ON Sunday when Gordon Brown launched his book in Edinburgh, I asked him why he had believed the US on weapons of mass destruction when millions of us around the world knew it was a lie! He claimed he hadn’t seen the evidence and after all he was only the chancellor and not centrally involved.

However another Scottish politician, who had been centrally involved, Robin Cook, who had been foreign secretary, resigned. There is no doubt in my mind that if Brown had backed Cook and told Blair he would not support the war he could have stopped Britain and maybe even stopped the US going ahead. Instead, he famously chose to back the war and said: “We would spend whatever it takes to finance the war”.

On Sunday, Brown said that Blair’s reign would always be marked by his – Blair’s – mistake on the war. I can’t help but conclude the same is true of Brown, he could have stopped the war but for him his succession to Blair as prime minister was more important. Ironically when he did become prime minister, he was generally regarded as a failure by the British people and rejected in the 2010 election.

On Sunday, Brown said “all political careers end in failure”. On the day of the publication of his book, which talks of the many good things he did as chancellor and prime minister, I suspect the majority of people will agree that applies to his political career too.
Hugh Kerr

ANOTHER round of leaks naming and shaming the rich and powerful, but I find it difficult to believe HMRC couldn’t already catch those avoiding tax. It has a very powerful “connect” system that takes data from all your credit and debit transactions and various income sources, and if the in doesn’t match the out then you get flagged up.

These people have income that HMRC does see, so they will be known. But it’s only avoidance, which is normal according to some MPs.

Still, I’m sure all these celebrities will be out in force asking us to dig deep at the next televised mass raising of funds for essential services that there isn’t enough tax revenue to pay for!
Kenneth Sutherland

THERE appears to be a presumption that despatching money to tax havens is a passport to happiness. Implicit in this presumption is that material plenty is the be all and end all. There is no question that this lolly could fund much for the greater good of all, in health care, education, public transport, etc, and rightly should be so doing.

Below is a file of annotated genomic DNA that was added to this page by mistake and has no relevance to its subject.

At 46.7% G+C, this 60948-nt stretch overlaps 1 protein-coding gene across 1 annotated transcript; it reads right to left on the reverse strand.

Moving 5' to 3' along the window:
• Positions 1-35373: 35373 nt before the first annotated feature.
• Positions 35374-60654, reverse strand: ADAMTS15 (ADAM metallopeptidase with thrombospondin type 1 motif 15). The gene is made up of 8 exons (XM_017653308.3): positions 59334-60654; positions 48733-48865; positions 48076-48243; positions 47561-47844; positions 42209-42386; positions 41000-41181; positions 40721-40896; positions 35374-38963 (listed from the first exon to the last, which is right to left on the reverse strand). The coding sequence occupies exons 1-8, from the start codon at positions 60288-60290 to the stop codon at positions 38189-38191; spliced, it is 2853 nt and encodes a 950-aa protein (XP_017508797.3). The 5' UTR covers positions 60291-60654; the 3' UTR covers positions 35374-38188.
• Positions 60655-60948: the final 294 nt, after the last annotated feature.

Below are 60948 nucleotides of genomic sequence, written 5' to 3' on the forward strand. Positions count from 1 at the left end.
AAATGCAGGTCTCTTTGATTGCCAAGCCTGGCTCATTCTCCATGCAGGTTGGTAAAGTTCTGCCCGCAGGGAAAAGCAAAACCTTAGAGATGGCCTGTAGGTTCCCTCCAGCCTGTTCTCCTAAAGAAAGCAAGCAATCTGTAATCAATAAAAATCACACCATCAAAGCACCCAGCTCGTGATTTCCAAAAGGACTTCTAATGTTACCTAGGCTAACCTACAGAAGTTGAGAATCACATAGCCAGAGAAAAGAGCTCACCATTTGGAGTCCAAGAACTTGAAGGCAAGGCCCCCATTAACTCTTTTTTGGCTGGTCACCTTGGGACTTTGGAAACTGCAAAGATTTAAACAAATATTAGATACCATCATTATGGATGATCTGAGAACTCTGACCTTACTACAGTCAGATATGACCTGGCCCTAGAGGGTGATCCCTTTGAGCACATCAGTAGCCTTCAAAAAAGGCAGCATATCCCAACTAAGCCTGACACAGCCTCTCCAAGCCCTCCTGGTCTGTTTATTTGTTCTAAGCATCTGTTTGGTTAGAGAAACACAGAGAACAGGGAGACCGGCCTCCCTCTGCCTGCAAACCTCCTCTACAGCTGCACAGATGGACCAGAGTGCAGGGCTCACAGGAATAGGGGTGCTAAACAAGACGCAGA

But let us not overlook the fact that those who stash loot in island havens are kidding themselves if they believe that their deceit will reward them with extra happiness beyond reach of those who aren’t rich. It is well enough known that wealth has in-built stresses and that winning a lottery jackpot will not automatically eradicate the winner’s miseries.

Nevertheless, a spell in jail for those putting their money in tax havens might be one way of communicating the bigger philosophical truths to such people. Come to think of it, the money they are hiding away could even build a special jail for them one day.
Ian Johnstone

IT occurs to me that if Holyrood and Westminster employed staff on behalf of elected representatives that there would then be an HR system for the support staff to report their grievances to.

At present they would have to report matters to their employer who may be the very person who they need to complain about. Another benefit with this system would be that when an elected representative moves on then there would be the possibility of being redeployed to the incoming person.
Harry Key

LET’S get it straight about Radio Luxembourg. The majority of its 1950s English language programmes were recorded in London at a studio calling itself Luxembourg City. Shows were then sent physically to Luxembourg, where they could be legally broadcast in defiance of UK law. In the 60s, Radio Free Scotland just did it directly from various venues in Glasgow, the broadcasters being quicker on their feet.
Jack Foley